The Walking Racist

Congratulations to AMC and The Walking Dead. Initial numbers and interest are so high that AMC has already signed on for another season. Pretty much all of us have written about how great it is, so I won’t bother on that note.

However, there is one thing that stood out to in the 2nd episode. Without giving away any spoilers, they introduce a serious element of racism into the plot. The sad fact is that racist antagonists are all to cliché and racism is often tacked onto a character to “prove” just how evil they are, rather then letting their actions and character show it. I will give you an example, Crimson Tide, starring Denzel Washington and Gene Hackman. It is a pretty good movie and has good acting, dialogue and loads of suspense. (I won’t rate it because it has been SO long since I have seen it so it isn’t fresh in my mind.)  Denzel Washington plays a young naval officer who stages a mutiny on a nuclear submarine to keep the trigger happy captain (Gene Hackman) from launching missiles and starting World War 3 without clear orders to do so.

Gene Hackman’s character is a total bastard the entire movie and you already hate him by the end. However, near the end, he makes a racist comment towards Denzel’s black character. When I saw it in theatres half the audience went “oooh” as in, NOW he is really, really bad, but to me it felt incredibly forced. There were no racist comments or connections throughout the entire movie and now they have to tack it on just to make sure we know Hackman’s character is bad. If you have to resort to that then you probably failed as a storyteller to begin with. The same often goes for stories with Nazi’s as well. Such as the last James Bond movie, Quantom of Solace, when in the end they reveal a secret Nazi organization still in existence. (Really? After 60 years they couldn’t think of a better villain?)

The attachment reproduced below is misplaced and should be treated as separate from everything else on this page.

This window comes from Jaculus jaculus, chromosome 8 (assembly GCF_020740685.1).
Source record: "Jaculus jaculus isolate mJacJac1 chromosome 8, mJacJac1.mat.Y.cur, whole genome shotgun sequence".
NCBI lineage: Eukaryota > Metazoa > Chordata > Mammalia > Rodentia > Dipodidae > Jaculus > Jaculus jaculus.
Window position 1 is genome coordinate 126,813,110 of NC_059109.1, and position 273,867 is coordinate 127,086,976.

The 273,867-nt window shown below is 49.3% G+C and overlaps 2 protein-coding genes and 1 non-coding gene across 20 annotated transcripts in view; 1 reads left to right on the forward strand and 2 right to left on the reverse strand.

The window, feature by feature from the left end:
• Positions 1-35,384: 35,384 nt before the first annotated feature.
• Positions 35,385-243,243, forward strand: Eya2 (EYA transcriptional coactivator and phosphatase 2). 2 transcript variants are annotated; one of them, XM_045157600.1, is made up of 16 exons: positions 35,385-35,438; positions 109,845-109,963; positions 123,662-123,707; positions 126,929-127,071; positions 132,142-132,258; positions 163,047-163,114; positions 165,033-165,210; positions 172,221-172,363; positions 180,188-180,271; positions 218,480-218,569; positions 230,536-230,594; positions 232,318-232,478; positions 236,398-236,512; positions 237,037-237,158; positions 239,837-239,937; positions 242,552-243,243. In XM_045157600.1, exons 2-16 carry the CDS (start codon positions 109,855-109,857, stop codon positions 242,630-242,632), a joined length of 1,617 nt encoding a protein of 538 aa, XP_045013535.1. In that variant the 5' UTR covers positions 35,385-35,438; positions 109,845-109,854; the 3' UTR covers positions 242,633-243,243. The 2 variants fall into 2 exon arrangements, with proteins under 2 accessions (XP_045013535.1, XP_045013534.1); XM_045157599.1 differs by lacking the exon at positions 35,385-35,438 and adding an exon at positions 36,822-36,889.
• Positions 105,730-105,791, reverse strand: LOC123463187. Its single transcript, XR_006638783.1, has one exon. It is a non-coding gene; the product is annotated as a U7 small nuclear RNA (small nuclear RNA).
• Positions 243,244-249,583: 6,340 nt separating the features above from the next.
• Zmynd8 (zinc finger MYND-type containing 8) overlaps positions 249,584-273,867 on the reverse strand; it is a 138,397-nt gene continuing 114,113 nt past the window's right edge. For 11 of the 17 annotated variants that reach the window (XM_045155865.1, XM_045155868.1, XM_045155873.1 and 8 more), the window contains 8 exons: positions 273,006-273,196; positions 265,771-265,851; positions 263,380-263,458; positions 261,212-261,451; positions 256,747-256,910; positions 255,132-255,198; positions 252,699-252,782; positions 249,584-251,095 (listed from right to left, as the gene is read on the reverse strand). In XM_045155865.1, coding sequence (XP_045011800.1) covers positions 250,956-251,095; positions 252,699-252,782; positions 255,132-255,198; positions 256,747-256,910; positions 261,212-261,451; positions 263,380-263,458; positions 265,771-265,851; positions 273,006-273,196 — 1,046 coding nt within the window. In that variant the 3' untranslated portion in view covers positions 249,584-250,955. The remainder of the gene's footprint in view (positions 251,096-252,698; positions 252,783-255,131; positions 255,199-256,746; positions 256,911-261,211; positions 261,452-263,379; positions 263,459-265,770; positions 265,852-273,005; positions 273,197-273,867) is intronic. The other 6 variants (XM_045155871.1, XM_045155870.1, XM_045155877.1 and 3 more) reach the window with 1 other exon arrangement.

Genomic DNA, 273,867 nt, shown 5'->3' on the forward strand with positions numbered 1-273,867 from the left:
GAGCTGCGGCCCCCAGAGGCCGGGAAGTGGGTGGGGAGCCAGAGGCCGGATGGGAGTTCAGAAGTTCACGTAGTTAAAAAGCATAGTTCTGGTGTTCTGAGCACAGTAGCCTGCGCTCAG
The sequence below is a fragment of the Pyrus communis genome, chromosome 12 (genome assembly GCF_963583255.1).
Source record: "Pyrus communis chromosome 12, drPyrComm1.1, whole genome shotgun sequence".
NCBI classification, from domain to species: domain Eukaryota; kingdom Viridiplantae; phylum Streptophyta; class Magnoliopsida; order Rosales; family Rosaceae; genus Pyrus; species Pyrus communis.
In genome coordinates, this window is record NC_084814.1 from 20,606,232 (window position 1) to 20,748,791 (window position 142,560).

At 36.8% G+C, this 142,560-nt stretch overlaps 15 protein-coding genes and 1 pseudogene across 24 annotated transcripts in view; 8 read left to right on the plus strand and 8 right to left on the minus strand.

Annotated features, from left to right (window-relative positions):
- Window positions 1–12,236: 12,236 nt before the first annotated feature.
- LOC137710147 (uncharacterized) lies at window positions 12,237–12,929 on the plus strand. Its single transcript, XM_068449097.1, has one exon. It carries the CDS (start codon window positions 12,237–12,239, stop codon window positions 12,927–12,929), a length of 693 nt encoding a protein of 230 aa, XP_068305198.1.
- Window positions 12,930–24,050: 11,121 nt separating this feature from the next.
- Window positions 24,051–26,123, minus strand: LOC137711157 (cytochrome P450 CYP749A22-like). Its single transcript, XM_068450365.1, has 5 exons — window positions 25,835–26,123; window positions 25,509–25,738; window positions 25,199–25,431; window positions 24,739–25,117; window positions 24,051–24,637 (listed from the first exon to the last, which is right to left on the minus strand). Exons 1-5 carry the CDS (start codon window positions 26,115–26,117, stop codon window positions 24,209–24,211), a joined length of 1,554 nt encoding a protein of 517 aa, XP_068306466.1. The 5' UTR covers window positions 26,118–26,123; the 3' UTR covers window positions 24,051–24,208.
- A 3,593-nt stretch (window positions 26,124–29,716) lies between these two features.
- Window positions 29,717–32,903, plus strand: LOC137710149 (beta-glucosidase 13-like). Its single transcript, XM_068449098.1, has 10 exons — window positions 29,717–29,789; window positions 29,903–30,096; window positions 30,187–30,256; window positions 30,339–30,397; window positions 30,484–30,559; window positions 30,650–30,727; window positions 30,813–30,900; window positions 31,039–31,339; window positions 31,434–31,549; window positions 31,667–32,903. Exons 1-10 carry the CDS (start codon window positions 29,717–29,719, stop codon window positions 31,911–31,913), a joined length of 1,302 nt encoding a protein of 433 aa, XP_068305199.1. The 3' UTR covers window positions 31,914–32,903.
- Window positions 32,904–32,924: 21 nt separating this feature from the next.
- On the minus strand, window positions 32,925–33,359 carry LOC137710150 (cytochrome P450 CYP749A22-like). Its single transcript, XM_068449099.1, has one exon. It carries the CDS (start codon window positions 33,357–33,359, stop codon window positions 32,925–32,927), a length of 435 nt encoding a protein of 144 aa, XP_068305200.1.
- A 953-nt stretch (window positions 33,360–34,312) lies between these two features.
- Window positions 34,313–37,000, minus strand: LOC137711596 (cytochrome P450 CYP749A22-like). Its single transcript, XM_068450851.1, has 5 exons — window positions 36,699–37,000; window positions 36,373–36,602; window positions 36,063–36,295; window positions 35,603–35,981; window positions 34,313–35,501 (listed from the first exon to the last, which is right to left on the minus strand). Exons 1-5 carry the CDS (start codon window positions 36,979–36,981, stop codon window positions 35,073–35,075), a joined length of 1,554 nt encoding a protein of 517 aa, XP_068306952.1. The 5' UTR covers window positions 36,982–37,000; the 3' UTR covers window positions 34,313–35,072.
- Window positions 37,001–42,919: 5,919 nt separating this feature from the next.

Grrrrrr....I'll eat anyone!

The Walking Dead didn’t need racism. It is already engaging and has a horrible evil that causes enough conflict as it is. Yet being set in the south, they decided to go ahead and add it to the subplots, and they made it work really well. The characters were believable, the dialogue good and the racism felt sincere, not merely tacked on as a cheap plot devise.

Now I am not naïve here folks, I know that sadly enough, racism still exists in America. (I’m from Texas, ever hear of Jasper?) Obviously racism is necessary in many movies and there have been some great movies about racism. (Mississippi Burning) It is a valid topic. For that matter so are the Nazi’s. It’s especially hard to make a World War 2 movie without them, but let’s not trivialize something evil or use it to make excuses for bad storytelling.

On a side note, as bad as they are, zombies are the most tolerant and accepting lot there is. They will eat anyone and all can join. Way to be progressive!

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